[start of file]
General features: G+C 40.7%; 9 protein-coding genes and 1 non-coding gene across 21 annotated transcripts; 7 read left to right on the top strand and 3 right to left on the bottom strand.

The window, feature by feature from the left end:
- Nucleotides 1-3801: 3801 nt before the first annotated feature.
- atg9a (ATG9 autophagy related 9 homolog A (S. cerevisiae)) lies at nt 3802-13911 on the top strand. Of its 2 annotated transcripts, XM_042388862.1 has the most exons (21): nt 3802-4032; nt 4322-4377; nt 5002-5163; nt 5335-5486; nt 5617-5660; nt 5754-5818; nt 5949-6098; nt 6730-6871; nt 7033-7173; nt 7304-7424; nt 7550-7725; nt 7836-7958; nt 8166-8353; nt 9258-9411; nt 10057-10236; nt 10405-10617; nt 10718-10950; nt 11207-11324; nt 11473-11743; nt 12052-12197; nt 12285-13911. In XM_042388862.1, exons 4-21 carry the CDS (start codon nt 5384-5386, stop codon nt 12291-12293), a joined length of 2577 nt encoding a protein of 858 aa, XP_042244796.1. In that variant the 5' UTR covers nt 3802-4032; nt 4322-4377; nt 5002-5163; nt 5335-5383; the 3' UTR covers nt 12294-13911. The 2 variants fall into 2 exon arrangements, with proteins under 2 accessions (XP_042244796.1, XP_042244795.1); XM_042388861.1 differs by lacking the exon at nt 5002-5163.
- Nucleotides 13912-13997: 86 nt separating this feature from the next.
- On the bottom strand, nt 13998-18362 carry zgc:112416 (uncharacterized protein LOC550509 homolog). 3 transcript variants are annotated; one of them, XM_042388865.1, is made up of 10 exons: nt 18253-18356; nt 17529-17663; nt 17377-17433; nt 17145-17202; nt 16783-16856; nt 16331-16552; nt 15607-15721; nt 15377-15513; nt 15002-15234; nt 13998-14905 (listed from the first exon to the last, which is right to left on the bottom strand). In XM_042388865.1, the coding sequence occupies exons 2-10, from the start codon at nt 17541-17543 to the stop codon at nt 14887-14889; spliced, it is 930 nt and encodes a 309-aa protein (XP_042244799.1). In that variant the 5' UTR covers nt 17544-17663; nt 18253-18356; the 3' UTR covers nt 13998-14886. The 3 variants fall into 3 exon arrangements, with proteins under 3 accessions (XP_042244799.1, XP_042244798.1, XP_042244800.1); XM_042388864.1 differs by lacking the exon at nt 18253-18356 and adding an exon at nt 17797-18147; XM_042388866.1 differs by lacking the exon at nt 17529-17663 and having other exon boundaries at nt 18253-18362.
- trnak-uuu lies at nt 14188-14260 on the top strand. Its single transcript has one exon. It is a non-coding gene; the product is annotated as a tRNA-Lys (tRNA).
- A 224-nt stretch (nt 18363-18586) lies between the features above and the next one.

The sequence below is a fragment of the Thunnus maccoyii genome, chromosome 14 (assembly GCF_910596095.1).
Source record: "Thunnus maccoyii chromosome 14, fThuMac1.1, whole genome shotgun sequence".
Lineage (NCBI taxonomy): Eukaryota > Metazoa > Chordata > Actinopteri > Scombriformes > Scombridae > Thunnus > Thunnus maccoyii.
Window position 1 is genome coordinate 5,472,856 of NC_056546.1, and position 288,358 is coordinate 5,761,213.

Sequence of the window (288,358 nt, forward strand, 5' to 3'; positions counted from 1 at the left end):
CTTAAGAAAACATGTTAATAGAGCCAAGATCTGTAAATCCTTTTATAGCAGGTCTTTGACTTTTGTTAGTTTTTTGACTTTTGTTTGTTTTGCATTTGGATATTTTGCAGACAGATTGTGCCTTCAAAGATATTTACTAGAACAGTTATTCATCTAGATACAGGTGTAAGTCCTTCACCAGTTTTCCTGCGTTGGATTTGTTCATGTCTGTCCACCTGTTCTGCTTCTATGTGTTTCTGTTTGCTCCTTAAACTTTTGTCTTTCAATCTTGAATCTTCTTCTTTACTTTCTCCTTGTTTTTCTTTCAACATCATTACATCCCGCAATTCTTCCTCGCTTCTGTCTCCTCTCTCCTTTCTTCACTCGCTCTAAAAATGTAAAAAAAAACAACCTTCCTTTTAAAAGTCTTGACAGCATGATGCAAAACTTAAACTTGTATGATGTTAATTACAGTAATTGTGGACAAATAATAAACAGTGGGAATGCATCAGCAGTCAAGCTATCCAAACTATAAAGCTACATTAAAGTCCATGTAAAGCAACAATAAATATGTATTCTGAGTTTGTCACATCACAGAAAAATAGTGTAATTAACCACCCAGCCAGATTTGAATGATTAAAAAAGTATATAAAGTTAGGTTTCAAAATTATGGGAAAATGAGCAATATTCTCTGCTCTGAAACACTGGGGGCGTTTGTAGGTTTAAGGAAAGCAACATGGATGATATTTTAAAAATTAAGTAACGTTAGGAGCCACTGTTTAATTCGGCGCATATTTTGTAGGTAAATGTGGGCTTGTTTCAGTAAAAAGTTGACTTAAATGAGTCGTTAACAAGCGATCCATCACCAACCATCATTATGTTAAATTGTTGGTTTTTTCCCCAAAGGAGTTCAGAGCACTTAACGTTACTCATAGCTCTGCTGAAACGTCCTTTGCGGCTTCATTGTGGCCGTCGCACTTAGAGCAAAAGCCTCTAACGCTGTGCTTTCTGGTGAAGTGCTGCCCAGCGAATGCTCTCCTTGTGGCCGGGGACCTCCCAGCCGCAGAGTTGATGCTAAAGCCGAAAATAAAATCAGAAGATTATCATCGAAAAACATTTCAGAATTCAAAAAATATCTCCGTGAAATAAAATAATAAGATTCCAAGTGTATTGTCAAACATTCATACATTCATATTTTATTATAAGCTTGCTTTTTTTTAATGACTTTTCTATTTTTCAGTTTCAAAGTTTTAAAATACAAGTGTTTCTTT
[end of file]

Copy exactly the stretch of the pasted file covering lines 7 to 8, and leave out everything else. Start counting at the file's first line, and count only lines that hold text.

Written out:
- trnak-uuu lies at nt 14188-14260 on the top strand. Its single transcript has one exon. It is a non-coding gene; the product is annotated as a tRNA-Lys (tRNA).
- A 224-nt stretch (nt 18363-18586) lies between the features above and the next one.